Research ArticleCell Biology

Context-specific flow through the MEK/ERK module produces cell- and ligand-specific patterns of ERK single and double phosphorylation

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Sci. Signal.  02 Feb 2016:
Vol. 9, Issue 413, pp. ra13
DOI: 10.1126/scisignal.aab1967

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ERK phosphorylation patterns

In the ERK pathway, the dual-specificity kinase MEK phosphorylates a threonine and a tyrosine residue in ERK, and this dual-phosphorylated form is the fully active kinase. Iwamoto et al. used mass spectrometry, quantitative Western blotting, and mathematical modeling to explore MEK-dependent phosphorylation dynamics of ERK in skin and liver cells exposed to either a cytokine, IL-6, or a growth factor, HGF. Not surprisingly, the different stimuli produced different dynamics of ERK phosphorylation, and skin and liver cells responded differently to the same ligand. The dynamics of the changes in the abundance of the phosphorylated forms of ERK (pT-ERK, pY-ERK, and pTpY-ERK) and the relative distributions of the single- and double-phosphorylated forms of ERK were different. Mathematical modeling indicated that distinct network structures with or without regulated feedback loops produced the different dynamics of ERK phosphorylation and distributions of phosphorylated ERK. This study provides biochemical insight into how a single pathway can produce distinct responses, such as differentiation or proliferation.

Abstract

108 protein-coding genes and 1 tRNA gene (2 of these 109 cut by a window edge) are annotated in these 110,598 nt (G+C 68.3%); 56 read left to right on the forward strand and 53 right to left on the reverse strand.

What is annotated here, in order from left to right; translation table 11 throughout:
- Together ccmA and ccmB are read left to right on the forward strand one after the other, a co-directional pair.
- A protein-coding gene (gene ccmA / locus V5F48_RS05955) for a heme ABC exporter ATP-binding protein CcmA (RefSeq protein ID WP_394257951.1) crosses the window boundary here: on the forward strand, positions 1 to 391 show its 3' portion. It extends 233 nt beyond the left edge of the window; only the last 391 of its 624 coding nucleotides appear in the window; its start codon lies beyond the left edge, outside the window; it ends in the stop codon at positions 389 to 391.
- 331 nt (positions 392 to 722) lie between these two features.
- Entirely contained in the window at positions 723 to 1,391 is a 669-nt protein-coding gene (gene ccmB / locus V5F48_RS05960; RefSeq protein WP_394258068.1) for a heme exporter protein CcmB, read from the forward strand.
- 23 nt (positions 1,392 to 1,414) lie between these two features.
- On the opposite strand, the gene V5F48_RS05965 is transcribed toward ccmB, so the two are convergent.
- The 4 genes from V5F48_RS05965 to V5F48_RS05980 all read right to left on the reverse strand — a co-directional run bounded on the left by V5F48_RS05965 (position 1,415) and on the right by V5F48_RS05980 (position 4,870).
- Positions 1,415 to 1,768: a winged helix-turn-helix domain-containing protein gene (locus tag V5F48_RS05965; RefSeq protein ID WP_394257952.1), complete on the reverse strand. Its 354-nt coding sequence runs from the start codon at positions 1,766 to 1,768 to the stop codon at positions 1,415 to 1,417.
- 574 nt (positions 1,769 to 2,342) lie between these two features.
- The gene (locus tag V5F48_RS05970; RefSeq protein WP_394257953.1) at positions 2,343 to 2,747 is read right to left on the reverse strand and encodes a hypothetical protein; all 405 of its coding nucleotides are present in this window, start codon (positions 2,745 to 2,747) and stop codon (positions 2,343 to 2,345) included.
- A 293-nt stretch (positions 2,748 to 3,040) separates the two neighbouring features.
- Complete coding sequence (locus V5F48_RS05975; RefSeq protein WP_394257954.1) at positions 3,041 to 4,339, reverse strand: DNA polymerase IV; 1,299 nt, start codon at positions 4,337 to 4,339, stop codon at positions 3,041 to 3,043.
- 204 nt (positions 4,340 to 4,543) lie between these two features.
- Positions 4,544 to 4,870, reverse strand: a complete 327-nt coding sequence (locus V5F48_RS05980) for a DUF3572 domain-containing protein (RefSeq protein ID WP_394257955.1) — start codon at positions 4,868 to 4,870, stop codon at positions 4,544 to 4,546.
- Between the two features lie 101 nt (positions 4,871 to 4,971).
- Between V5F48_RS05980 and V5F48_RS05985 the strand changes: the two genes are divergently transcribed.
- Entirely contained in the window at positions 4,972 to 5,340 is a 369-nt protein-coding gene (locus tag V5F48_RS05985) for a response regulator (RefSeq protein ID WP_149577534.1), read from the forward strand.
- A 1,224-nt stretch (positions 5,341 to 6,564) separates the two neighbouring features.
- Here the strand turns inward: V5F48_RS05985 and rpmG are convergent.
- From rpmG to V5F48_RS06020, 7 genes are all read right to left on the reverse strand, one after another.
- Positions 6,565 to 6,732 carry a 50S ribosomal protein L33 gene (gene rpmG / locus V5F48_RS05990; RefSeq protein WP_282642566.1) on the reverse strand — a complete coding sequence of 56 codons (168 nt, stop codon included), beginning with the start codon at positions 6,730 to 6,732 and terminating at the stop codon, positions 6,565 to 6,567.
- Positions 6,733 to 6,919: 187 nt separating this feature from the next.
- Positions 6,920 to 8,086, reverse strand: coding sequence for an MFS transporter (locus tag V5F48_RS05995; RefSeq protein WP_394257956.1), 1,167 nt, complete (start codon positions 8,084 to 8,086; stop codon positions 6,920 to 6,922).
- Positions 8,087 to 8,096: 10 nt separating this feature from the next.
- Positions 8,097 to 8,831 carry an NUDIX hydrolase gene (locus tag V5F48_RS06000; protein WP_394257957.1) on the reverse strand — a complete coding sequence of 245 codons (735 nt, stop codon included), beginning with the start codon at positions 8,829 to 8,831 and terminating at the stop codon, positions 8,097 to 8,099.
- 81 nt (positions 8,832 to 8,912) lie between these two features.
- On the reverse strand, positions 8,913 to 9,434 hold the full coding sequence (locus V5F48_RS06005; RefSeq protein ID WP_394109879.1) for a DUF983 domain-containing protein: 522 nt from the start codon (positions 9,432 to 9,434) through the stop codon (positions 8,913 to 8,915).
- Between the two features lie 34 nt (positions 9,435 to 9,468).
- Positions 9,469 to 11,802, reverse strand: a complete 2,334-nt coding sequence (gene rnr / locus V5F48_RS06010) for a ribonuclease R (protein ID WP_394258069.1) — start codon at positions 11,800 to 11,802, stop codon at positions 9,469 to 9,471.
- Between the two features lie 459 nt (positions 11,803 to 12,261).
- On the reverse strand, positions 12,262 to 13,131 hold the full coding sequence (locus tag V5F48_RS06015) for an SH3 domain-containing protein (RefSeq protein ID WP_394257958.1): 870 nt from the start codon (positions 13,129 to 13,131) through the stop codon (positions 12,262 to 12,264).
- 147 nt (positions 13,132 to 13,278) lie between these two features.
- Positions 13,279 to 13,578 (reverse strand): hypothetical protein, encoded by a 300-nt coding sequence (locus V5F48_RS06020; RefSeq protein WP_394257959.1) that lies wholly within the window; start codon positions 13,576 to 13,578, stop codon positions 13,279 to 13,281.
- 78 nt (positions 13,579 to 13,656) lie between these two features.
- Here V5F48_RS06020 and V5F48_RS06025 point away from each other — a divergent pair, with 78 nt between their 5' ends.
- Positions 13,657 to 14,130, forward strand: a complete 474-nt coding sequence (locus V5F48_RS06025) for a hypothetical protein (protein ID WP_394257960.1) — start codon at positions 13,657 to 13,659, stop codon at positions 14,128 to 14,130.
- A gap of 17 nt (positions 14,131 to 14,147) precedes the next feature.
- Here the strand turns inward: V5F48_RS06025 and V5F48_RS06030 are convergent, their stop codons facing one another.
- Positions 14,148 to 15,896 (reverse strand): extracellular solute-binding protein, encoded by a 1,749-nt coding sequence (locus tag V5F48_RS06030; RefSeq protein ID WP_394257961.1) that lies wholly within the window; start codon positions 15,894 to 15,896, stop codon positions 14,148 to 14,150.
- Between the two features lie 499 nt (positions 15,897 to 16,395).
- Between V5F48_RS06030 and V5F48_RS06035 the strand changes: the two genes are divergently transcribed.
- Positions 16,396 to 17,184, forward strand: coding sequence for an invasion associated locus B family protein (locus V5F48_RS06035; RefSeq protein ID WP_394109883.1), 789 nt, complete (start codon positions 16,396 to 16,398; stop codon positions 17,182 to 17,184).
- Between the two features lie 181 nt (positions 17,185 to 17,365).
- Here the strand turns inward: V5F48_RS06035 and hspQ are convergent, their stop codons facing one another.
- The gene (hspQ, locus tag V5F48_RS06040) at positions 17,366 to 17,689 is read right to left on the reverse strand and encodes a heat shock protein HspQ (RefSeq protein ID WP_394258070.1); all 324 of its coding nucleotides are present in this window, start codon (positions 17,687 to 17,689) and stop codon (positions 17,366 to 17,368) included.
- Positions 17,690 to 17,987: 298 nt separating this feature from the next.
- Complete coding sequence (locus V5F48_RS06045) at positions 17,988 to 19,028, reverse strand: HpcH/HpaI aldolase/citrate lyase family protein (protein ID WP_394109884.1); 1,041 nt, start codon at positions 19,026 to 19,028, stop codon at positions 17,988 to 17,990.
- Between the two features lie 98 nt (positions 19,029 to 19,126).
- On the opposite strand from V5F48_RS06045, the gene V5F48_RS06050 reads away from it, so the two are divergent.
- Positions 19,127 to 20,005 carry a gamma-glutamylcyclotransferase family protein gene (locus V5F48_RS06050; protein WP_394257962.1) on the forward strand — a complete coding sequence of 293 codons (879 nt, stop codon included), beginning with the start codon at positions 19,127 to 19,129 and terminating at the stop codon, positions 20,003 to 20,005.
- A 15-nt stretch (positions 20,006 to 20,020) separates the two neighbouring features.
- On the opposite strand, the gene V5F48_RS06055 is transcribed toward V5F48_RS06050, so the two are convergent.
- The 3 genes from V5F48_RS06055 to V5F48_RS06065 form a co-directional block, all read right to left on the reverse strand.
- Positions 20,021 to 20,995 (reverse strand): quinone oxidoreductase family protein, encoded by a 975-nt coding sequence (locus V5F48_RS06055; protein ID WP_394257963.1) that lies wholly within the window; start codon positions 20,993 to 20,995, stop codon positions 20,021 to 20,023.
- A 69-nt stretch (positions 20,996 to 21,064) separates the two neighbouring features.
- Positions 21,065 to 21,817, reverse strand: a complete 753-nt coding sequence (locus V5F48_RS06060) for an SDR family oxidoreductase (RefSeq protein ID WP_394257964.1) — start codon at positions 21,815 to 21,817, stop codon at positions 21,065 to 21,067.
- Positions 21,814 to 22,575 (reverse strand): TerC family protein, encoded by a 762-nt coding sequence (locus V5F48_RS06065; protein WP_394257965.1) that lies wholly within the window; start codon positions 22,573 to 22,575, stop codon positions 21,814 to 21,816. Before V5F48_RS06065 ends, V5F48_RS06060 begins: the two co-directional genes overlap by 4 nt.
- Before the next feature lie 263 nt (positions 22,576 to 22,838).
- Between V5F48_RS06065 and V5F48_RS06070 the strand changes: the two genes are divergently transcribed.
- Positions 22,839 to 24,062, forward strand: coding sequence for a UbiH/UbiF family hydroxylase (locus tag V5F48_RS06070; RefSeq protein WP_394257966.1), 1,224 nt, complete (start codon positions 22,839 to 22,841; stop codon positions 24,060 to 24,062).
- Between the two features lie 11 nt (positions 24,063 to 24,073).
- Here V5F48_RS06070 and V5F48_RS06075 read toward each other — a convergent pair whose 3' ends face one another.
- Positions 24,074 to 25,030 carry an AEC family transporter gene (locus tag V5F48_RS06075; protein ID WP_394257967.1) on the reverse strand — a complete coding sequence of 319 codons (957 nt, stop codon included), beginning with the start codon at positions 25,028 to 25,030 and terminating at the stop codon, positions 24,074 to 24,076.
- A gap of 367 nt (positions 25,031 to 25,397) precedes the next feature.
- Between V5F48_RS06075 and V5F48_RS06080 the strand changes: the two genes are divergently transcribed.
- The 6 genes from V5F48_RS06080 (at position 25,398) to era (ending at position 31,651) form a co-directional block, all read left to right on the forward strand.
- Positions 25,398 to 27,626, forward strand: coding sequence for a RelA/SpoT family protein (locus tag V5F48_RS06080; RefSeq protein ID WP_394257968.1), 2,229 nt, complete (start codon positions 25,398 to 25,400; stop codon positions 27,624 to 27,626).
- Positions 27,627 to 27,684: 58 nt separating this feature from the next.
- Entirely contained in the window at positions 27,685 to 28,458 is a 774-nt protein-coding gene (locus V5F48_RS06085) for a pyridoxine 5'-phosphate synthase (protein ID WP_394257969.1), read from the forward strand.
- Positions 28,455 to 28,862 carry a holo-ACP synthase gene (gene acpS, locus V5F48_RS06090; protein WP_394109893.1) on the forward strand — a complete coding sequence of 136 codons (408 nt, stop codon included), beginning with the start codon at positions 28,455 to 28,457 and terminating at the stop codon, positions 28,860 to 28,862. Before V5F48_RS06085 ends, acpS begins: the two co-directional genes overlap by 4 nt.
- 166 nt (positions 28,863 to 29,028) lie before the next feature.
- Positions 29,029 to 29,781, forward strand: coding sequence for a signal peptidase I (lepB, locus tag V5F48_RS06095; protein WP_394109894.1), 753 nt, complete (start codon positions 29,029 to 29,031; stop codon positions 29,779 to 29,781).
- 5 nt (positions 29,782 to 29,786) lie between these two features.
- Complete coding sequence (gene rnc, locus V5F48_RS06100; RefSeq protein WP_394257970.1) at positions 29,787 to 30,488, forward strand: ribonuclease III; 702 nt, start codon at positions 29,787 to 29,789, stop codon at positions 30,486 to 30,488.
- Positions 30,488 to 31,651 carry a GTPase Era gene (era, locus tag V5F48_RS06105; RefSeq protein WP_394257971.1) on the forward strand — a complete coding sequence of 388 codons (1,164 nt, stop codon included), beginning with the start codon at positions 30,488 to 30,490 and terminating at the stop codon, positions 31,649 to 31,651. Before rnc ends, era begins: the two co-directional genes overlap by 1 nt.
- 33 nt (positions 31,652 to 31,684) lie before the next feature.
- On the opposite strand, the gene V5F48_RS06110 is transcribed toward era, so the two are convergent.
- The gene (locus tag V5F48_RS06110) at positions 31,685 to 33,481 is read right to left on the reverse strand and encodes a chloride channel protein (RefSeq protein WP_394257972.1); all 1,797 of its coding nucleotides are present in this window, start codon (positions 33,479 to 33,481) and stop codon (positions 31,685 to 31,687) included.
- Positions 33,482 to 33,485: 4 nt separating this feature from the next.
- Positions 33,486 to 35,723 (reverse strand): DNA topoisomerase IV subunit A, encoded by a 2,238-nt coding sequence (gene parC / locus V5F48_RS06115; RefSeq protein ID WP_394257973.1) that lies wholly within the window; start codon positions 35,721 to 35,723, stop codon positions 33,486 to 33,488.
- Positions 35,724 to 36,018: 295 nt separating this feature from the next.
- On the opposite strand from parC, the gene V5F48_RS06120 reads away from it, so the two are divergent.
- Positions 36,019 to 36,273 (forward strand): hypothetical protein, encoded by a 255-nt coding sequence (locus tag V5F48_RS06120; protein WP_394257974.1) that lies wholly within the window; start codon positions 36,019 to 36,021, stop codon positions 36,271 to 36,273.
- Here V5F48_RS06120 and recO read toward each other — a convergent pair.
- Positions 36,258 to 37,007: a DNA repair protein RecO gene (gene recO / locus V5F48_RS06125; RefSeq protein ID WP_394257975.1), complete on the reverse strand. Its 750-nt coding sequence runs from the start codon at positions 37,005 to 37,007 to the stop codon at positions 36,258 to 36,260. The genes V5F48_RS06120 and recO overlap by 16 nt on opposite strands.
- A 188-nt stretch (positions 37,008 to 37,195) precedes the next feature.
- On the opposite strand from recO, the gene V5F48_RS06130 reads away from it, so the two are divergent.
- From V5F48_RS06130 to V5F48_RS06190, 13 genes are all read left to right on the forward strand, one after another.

The same pathway, such as the mitogen-activated protein kinase (MAPK) pathway, can produce different cellular responses, depending on stimulus or cell type. We examined the phosphorylation dynamics of the MAPK kinase MEK and its targets extracellular signal–regulated kinase 1 and 2 (ERK1/2) in primary hepatocytes and the transformed keratinocyte cell line HaCaT A5 exposed to either hepatocyte growth factor or interleukin-6. By combining quantitative mass spectrometry with dynamic modeling, we elucidated network structures for the reversible threonine and tyrosine phosphorylation of ERK in both cell types. In addition to differences in the phosphorylation and dephosphorylation reactions, the HaCaT network model required two feedback mechanisms, which, as the experimental data suggested, involved the induction of the dual-specificity phosphatase DUSP6 and the scaffold paxillin. We assayed and modeled the accumulation of the double-phosphorylated and active form of ERK1/2, as well as the dynamics of the changes in the monophosphorylated forms of ERK1/2. Modeling the differences in the dynamics of the changes in the distributions of the phosphorylated forms of ERK1/2 suggested that different amounts of MEK activity triggered context-specific responses, with primary hepatocytes favoring the formation of double-phosphorylated ERK1/2 and HaCaT A5 cells that produce both the threonine-phosphorylated and the double-phosphorylated form. These differences in phosphorylation distributions explained the threshold, sensitivity, and saturation of the ERK response. We extended the findings of differential ERK phosphorylation profiles to five additional cultured cell systems and matched liver tumor and normal tissue, which revealed context-specific patterns of the various forms of phosphorylated ERK.

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